Excel: Data Transformations

Data Transformations

In statistics, data transformations are used, for lack of better words, to even out the numbers. While there are lots of reasons to perform transformations in the world of Statistics, in Data Science and Analytics, our main concern is to bring distributions to the normal form (the classic bell curve).

normal-curve

As with many concepts, sometimes it is easy to see by doing. So let’s jump into Excel, you can download the file to play along here: transform1

First things first – Install Analysis Toolkit

In order to created histograms in Excel (which we will need for this exercise), you need to install the Analysis Toolkit.

Click on the green “File” in the upper left corner of Excel, then click options.

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Click Add-Ins > select Analysis TookPak

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Hit OK and now lets look at our data.

The Data

We have two columns –

UNITSF =10,000 records of house square footage

Bins = list of Bin sizes we will use for the histogram

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First we will create a histogram to look at the data.

To do so, go to the Data tab in the Ribbon bar. Then on the far right select Data Analysis

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Select Histogram

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For Input Range – select number values from the UNITSF column.

Bin Range – select number values from Bin column

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Now you get a Frequency Distribution. Let’s visualize it to see better.

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In the Ribbon Bar, select Insert>Recommended Charts

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Select the Frequency bar chart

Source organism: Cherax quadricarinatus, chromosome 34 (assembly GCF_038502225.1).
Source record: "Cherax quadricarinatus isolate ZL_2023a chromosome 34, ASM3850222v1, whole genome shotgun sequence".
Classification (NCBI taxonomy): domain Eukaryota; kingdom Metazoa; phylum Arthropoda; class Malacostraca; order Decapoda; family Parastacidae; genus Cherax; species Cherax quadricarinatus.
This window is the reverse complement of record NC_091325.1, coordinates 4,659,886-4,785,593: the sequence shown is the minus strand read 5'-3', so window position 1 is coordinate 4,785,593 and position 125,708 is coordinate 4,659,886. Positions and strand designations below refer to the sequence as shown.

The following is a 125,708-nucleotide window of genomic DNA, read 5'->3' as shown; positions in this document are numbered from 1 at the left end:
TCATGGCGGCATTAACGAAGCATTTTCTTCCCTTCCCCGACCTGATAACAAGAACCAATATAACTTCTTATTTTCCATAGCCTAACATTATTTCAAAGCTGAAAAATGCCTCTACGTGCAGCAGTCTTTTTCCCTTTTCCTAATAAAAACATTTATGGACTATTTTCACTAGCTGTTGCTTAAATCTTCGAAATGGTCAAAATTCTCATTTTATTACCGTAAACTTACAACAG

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Look at this Frequency distribution. Notice how it bunched to the left. In Stats – they call this Right-Skewed since the long tail trails out to the right.

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The problem is, many popular data mining (machine-learning) algorithms can be easily thrown off by data like this. The algorithms (like regressions, decision trees, boosted forests, naive bayes, etc.) are designed to work better with normal distributions.

So to normalize this distribution, we have to transform the data. What that means in practice is to apply a mathematical operation to all the data in the column. Operations like: logs, square roots, cube roots, squaring, cubing, etc.

In our example, the natural log does a very good job of transforming our data.

To do so, lets start by applying the natural log to the first element in our data.

=ln(A2)

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Now hover over the little green box in the bottom corner until your cursor turns into a black plus sign. Double click and the natural log will be applied to all elements.

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Build a new bin column ranging from 3 – 11 by .5

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Now lets build our frequency table. Data> Data Analysis > Histogram

Make sure you select the B column for Input and E column for Bin Range

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Now go to your new distribution and graph it like we did before.

Notice how the new distribution looks a lot more like the class bell curve.

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